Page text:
Lead Digital Experience Designer
2017 – Today
Since the inception of Aritzia.com, nobody had touched the main menu, site header, footer, or any other navigational element. In 2019, I began an ongoing project to ensure these components reflected more contemporary customer expectations, our growing product catalogue, and the spirit of the brand.
The project began with the site architecture — After numerous rounds of feedback from internal stakeholders, user research, and analytics we generated principles for how categories should be expressed and organized.
Next, I documented important navigational insights, including key user flows and technical constraints. This helped inform divergent thinking exercises, in which I generated many possible future site experiences. After more stakeholder feedback, and user testing prototypes, we aligned on a final iteration of the experience.
Finally, I helped prepare a feature roadmap and detailed interface specifications, which I then worked alongside our development, AB testing, and analytics teams to bring the experience to life on the site.
Creating Super World™
During our winter season, Aritzia launched Super World™, an outerwear brand for a new customer segment: Men. I supported with the conception and execution of a supporting site experience that articulated the brand ethos and offered new functions for shopping the product line.
Key features included outerwear-specific filters, educational experiences, novel navigational tools, a tease and drop strategy, and a new header, footer and product tile. Building everything required constant communication between Aritzia’s brand, product, and technology teams.
One challenge during the project was scoping the feature set. We lacked the resources and time to build a distinct microsite, so instead I created theming and configuration options for Aritzia’s existing site features to bring the brand to life. Another challenge was ensuring continuity between the Aritzia and Super World sites. It was incredibly important to design comprehensive user flows, so that clients moved effortlessly in and out of this ‘site-within-a-site’ experience.
After launch, I worked with our user research team to launch a diary study, with the purpose of understanding how new clients engaged with the site and products throughout the season. We received positive qualitative feedback, caught a few issues, and overall observed a meaningful conversion increase from Super World site visitors. After more stakeholder feedback and user testing prototypes, we aligned on a final iteration of the experience.
Pioneering Design Systems
The Aritzia design system was severly underdeveloped and unable to support our growing team, so I stepped in and took a proactive role in updating the system to start providing value.
I learnt as much as I could about Figma auto-layout, variations, and component best practice, as well as studied design libraries and atomic design so that I could educate our team, keep material up-to-date and support ongoing work and requests.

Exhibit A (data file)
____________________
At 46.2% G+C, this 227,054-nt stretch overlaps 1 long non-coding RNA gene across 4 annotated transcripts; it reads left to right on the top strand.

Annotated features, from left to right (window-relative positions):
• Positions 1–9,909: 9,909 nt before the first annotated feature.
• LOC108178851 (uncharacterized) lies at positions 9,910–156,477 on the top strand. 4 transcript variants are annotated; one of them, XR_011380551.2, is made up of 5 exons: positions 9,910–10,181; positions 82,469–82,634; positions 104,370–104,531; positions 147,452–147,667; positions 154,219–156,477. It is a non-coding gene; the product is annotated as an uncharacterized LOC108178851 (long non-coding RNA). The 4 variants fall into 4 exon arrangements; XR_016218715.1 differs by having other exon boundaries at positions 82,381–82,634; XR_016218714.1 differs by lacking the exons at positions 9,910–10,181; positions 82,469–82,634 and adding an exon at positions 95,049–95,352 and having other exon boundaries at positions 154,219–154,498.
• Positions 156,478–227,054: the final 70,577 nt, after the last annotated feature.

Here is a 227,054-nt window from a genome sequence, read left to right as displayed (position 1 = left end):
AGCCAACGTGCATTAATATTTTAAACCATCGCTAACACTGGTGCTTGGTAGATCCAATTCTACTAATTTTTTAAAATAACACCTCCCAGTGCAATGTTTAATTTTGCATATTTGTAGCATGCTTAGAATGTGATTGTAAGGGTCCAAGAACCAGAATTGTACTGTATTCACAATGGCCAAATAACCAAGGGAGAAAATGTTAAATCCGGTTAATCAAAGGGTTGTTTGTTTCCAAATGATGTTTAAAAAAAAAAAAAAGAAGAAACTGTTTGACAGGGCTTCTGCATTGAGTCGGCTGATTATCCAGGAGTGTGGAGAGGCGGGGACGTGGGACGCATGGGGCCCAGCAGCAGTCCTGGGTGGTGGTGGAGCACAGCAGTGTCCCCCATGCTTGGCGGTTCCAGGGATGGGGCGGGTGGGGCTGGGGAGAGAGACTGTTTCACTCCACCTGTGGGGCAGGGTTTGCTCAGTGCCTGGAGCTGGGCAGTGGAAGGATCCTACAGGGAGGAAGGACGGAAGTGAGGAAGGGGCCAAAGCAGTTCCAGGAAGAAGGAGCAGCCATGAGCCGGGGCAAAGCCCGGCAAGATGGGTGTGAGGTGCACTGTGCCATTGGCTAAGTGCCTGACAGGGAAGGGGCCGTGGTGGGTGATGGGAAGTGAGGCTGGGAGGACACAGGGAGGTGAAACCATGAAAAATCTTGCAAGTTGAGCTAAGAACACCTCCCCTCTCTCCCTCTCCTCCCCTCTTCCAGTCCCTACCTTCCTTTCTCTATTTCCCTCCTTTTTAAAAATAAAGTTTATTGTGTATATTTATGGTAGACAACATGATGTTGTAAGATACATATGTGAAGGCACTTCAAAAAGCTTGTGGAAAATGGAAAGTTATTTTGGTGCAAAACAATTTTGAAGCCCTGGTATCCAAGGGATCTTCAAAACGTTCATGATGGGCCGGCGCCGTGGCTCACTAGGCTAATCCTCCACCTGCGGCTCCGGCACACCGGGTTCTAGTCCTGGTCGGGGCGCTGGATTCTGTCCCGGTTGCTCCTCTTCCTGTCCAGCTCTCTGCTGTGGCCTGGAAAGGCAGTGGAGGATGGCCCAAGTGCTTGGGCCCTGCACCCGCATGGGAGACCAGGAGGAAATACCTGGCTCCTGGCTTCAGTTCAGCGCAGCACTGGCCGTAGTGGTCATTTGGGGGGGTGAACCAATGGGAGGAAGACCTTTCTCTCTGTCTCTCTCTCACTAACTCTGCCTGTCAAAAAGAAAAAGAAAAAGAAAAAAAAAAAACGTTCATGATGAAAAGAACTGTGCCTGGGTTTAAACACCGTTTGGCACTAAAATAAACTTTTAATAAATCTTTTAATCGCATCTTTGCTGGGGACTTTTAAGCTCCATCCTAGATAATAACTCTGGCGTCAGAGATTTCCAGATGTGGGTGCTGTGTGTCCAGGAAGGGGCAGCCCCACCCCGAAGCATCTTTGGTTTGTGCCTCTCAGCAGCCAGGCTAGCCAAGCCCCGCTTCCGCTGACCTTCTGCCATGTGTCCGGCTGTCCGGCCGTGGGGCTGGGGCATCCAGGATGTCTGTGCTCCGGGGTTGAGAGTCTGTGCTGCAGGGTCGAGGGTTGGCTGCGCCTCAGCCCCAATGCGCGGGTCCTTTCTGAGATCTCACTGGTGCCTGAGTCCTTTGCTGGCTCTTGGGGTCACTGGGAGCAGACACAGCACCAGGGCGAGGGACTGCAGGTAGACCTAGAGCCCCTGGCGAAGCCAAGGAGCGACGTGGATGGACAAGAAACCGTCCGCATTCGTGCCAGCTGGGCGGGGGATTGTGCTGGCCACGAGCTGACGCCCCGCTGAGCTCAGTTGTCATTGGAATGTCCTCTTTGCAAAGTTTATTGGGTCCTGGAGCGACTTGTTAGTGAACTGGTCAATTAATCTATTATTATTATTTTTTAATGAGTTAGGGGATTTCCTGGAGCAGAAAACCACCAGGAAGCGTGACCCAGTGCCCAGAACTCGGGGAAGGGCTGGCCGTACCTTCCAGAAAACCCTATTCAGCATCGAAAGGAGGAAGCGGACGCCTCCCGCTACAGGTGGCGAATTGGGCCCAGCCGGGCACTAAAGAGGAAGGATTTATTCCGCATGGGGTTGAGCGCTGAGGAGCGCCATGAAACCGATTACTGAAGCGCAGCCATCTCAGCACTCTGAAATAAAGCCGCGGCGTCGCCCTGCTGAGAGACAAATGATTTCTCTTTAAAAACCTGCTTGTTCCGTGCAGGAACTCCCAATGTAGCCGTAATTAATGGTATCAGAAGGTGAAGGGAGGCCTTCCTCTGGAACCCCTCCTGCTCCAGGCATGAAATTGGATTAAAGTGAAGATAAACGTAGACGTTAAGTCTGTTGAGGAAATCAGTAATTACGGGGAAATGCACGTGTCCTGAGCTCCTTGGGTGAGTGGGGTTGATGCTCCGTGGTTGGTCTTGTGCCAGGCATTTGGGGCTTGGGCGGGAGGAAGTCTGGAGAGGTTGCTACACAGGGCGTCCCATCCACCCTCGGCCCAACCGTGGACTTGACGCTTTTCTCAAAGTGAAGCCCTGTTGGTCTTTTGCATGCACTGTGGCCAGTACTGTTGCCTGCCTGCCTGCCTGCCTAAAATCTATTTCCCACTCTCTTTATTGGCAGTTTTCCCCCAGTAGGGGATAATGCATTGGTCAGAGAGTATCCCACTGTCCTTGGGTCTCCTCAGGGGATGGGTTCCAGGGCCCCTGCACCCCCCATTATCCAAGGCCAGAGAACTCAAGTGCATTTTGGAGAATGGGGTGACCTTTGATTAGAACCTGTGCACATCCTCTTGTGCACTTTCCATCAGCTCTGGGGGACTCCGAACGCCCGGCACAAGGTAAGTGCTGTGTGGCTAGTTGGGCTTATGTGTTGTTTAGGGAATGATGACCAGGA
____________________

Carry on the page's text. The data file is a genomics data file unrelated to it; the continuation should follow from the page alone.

On the side of my desk, I built as many Figma components and page templates as I could, as well as started documenting material on component usage, variations, configurations, and instances so that other partners in our business could self-service.
My proactice contributions have made me a key player in the daily management and goverance of the system, as well as it's future. Most recently, I've helped interview, hire, and onboard an entire system design team, to whom I will transfer the majority of my system responsibilities.
Another problem space that I am supporting is how Aritzia’s client comprehend, compare, and select products. Aritzia’s product catalogue is rapidly growing and the business lacks standardization and automation of product data, making this area extremely challenging.
Therefore, when I design ways to meaningfully connect products, like in the image above, the interface is manually built and maintained, so it cannot be scaled. I’m now building a business case, supported by analytics, research, stakeholder interviews, and inspirational prototypes, so everyone understands the value of investing in better product data.
It won’t be a quick fix. To meaningfully architect, create, connect, and maintain product data requires the entire organization to address their work with a more customer-centric, systematic approach. My role as a designer has shifted as well, to helping everyone — the clothing designers, the garment naming team, even the CEO, adopt this new perspective.
When I joined Aritzia, our design team was small and a little anonymous. We saw an opportunity to increase conversion in checkout, but use the natural isolation of the journey phase to refine our design process, frameworks, and strategies. The greater organization didn’t firmly grasp UX, which presented an incredible teaching opportunity too.
I started by documenting everything as clearly as possible. Existing site data, extensive competitive research, customer feedback, 3rd party best practice, etc. This allowed me to build a prioritized list of enhancements and problem areas.
Next, I iterated on dozens of potential checkout experiences, including the concept shown above. I tested new frameworks for critiquing work, which separated the best ideas from the rest. Finally, I built a comprehensive backlog of enhancements for improving the checkout experience over the next 2-3 years.
Maybe most importantly, I presented the entire process, including the research, frameworks, and iterations, to a subset of the organization. It nurtured an understanding what UX designers do and how they can create value, opening doors for bigger, more cross-functional future projects.